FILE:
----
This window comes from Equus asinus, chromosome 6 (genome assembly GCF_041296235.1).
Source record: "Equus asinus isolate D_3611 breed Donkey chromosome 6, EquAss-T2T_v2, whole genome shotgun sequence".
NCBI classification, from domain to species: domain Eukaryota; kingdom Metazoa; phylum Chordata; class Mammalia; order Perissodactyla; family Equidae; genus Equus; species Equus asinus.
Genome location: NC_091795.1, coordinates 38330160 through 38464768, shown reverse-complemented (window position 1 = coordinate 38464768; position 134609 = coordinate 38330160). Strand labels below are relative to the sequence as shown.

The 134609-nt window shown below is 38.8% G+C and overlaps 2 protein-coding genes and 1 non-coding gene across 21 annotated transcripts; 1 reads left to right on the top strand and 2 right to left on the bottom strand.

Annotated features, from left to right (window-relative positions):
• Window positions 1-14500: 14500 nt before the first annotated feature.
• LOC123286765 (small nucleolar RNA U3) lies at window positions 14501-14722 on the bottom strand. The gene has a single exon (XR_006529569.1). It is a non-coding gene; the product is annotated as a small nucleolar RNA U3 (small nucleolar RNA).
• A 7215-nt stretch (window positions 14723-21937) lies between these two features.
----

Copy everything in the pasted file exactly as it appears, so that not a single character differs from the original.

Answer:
This window comes from Equus asinus, chromosome 6 (genome assembly GCF_041296235.1).
Source record: "Equus asinus isolate D_3611 breed Donkey chromosome 6, EquAss-T2T_v2, whole genome shotgun sequence".
NCBI classification, from domain to species: domain Eukaryota; kingdom Metazoa; phylum Chordata; class Mammalia; order Perissodactyla; family Equidae; genus Equus; species Equus asinus.
Genome location: NC_091795.1, coordinates 38330160 through 38464768, shown reverse-complemented (window position 1 = coordinate 38464768; position 134609 = coordinate 38330160). Strand labels below are relative to the sequence as shown.

The 134609-nt window shown below is 38.8% G+C and overlaps 2 protein-coding genes and 1 non-coding gene across 21 annotated transcripts; 1 reads left to right on the top strand and 2 right to left on the bottom strand.

Annotated features, from left to right (window-relative positions):
• Window positions 1-14500: 14500 nt before the first annotated feature.
• LOC123286765 (small nucleolar RNA U3) lies at window positions 14501-14722 on the bottom strand. The gene has a single exon (XR_006529569.1). It is a non-coding gene; the product is annotated as a small nucleolar RNA U3 (small nucleolar RNA).
• A 7215-nt stretch (window positions 14723-21937) lies between these two features.